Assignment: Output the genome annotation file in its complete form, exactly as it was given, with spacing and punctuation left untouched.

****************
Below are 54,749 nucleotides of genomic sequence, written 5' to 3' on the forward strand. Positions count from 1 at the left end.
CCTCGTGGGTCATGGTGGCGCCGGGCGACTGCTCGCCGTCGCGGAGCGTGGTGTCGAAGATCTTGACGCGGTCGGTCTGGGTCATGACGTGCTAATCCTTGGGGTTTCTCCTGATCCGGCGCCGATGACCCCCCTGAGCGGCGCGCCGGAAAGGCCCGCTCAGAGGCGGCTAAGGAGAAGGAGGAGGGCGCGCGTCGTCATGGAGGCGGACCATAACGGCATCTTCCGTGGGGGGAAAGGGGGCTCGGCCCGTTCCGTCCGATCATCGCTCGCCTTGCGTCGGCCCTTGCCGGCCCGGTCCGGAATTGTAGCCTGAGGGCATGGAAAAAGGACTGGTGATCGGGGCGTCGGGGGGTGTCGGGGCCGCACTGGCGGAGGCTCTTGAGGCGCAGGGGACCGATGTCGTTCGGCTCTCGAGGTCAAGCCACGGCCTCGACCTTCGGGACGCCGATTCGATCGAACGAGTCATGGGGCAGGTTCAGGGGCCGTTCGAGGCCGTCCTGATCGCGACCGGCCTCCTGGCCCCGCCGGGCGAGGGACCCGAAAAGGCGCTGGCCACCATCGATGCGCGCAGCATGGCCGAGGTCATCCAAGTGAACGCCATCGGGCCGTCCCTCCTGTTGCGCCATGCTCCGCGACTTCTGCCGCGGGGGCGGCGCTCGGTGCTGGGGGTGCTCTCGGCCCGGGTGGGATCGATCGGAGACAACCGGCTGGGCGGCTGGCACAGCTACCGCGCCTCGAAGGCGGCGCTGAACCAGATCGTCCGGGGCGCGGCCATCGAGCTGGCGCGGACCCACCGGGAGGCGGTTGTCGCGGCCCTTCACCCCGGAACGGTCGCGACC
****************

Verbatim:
Below are 54,749 nucleotides of genomic sequence, written 5' to 3' on the forward strand. Positions count from 1 at the left end.
CCTCGTGGGTCATGGTGGCGCCGGGCGACTGCTCGCCGTCGCGGAGCGTGGTGTCGAAGATCTTGACGCGGTCGGTCTGGGTCATGACGTGCTAATCCTTGGGGTTTCTCCTGATCCGGCGCCGATGACCCCCCTGAGCGGCGCGCCGGAAAGGCCCGCTCAGAGGCGGCTAAGGAGAAGGAGGAGGGCGCGCGTCGTCATGGAGGCGGACCATAACGGCATCTTCCGTGGGGGGAAAGGGGGCTCGGCCCGTTCCGTCCGATCATCGCTCGCCTTGCGTCGGCCCTTGCCGGCCCGGTCCGGAATTGTAGCCTGAGGGCATGGAAAAAGGACTGGTGATCGGGGCGTCGGGGGGTGTCGGGGCCGCACTGGCGGAGGCTCTTGAGGCGCAGGGGACCGATGTCGTTCGGCTCTCGAGGTCAAGCCACGGCCTCGACCTTCGGGACGCCGATTCGATCGAACGAGTCATGGGGCAGGTTCAGGGGCCGTTCGAGGCCGTCCTGATCGCGACCGGCCTCCTGGCCCCGCCGGGCGAGGGACCCGAAAAGGCGCTGGCCACCATCGATGCGCGCAGCATGGCCGAGGTCATCCAAGTGAACGCCATCGGGCCGTCCCTCCTGTTGCGCCATGCTCCGCGACTTCTGCCGCGGGGGCGGCGCTCGGTGCTGGGGGTGCTCTCGGCCCGGGTGGGATCGATCGGAGACAACCGGCTGGGCGGCTGGCACAGCTACCGCGCCTCGAAGGCGGCGCTGAACCAGATCGTCCGGGGCGCGGCCATCGAGCTGGCGCGGACCCACCGGGAGGCGGTTGTCGCGGCCCTTCACCCCGGAACGGTCGCGACC